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Reviving local construction

Thursday, June 23, 2011

The local construction industry has for many years been linked to the stimulation of the local economy. Although it is considered to be a volatile and therefore high risk form of employment, it provides approximately 79,000 jobs, according to a newspaper article published in August 2010. The industry, however, has been bombarded with many challenges which have affected its overall performance.
The Government, in the early part of this year, said that it intended to stimulate the sector and create more jobs through the construction of additional Housing Development Corporation (HDC) homes, which, according to the Prime Minister, would provide approximately 30,000 unemployed people with jobs.

Perhaps, this may be a good plan which will help to boost the local construction industry, but it seems almost short-term and, in fact, not much has happened. This delay in the start up of construction has impacted on another group, namely, persons waiting on HDC homes. Further, there are a number of existing HDC homes which have not been distributed, but, according to reports emanating from the Government, many of these homes are uninhabitable due to flaws or in a state of disrepair, so that it is impossible to allocate them.  So, what about these HDC houses which have not been allocated to potential home owners and which are in desperate need of repairs? Fixing these properties will create additional opportunities for the local construction sector, especially small businesses and independent tradesmen.

Squatting in public houses
Earlier this year, a newspaper article focused on an abandoned HDC site in Chaguanas, on which 231 housing units were built at a cost of $156 million. Squatters, among them illegal immigrants, had inhabited and, at times, vandalised some of the abandoned buildings. These housing units, not only in Chaguanas, but elsewhere, have been left susceptible to the elements for two years and more.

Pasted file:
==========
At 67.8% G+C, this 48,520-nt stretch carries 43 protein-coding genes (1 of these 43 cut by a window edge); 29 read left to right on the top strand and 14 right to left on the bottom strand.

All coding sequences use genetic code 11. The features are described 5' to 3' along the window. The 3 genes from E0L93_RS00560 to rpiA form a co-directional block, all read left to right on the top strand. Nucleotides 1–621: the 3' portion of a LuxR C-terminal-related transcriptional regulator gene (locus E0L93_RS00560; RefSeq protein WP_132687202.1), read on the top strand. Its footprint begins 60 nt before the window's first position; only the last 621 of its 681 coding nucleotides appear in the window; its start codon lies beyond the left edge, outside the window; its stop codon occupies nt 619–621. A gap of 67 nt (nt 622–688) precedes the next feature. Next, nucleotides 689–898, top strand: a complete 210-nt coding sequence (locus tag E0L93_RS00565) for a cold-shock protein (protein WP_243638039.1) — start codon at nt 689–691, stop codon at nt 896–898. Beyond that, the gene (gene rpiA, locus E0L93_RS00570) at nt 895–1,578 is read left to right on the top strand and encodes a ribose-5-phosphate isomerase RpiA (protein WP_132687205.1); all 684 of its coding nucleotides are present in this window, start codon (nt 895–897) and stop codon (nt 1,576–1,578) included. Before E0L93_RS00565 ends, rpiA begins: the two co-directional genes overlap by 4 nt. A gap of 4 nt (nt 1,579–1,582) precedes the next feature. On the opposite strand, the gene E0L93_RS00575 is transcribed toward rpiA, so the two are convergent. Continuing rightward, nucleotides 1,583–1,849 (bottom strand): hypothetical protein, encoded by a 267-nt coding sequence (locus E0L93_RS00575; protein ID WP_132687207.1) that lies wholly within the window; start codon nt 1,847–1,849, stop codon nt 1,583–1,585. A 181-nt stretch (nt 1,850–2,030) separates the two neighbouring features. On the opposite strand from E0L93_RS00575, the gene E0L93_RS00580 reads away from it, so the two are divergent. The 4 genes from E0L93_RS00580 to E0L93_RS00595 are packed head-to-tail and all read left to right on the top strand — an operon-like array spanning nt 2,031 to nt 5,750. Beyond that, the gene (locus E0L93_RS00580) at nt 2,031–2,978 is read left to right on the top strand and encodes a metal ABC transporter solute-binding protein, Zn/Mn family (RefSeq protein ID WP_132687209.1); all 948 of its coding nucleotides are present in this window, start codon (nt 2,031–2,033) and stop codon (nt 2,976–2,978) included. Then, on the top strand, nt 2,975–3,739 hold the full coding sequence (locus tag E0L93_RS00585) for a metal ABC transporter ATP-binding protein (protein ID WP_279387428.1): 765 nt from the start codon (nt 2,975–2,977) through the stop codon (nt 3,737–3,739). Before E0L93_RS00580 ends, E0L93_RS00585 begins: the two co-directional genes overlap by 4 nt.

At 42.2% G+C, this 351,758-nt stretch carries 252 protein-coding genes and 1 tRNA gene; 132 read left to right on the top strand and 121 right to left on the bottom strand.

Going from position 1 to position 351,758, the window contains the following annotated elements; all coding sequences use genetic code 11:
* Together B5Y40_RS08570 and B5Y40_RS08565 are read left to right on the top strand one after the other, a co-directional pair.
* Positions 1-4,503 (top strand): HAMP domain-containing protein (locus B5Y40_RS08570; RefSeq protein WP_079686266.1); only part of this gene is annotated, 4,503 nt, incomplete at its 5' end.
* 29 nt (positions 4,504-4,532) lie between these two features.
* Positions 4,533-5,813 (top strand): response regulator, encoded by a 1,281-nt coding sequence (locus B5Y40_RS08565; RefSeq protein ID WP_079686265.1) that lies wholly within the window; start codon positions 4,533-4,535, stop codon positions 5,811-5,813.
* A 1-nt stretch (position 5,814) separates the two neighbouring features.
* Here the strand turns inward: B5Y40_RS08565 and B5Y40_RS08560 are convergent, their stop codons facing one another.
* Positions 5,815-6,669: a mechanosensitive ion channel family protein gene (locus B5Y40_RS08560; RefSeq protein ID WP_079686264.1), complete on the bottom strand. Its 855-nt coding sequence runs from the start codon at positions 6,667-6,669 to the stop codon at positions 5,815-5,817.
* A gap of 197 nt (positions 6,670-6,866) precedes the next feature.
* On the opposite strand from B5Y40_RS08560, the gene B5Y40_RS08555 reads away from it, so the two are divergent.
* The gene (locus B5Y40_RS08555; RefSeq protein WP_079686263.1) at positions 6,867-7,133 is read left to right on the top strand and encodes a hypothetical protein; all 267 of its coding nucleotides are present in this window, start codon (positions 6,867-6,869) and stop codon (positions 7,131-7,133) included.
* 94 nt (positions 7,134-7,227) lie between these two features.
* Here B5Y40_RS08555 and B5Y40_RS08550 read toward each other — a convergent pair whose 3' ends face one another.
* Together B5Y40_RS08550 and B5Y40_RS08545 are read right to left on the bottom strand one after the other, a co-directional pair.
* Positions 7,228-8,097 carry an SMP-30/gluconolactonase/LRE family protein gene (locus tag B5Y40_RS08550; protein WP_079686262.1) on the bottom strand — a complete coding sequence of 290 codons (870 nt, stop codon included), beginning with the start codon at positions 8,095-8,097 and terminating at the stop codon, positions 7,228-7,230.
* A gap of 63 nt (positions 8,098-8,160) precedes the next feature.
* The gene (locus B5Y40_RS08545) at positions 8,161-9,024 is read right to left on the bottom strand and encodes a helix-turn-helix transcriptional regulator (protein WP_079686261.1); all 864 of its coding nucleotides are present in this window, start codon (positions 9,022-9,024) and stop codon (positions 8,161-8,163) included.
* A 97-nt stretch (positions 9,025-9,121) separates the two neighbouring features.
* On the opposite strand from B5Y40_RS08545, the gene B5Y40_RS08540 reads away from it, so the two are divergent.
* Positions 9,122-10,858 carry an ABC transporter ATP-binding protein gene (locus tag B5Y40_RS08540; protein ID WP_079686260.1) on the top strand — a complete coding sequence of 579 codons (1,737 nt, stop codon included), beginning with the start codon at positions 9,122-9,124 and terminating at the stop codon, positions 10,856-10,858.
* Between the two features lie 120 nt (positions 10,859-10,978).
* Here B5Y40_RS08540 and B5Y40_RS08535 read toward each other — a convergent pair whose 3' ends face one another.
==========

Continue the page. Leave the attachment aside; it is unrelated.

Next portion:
While it is obvious that the HDC may want to pay particular attention to the finalisation or renovation of such housing units which have been abandoned close to completion, it must find a way to do so in a prudent manner since it is unlikely to recover monies spent on such projects. No doubt, these units need to be allocated as soon as possible to avoid the State having to carry any additional expenses to secure and further repair them—and with more than 110,000 citizens awaiting homes, it becomes even more imperative to speed up the process.  

As the HDC is the vehicle being utilised for the delivery of housing units, a significant amount of work needs to be done to improve both the efficiency and effectiveness of the corporation. We welcome the close oversight by the HDC’s current chief executive officer as proper governance will ensure that keen attention will be given in preventing mistakes made previously. The recent issue of remedial works to the tune of $100 million to be done by Water and Sewerage Authority (WASA) on one of these housing sites is a prime example. There must be proper planning before construction begins. This means ensuring that drainage, sewage, road access, etc, are well established and laid out.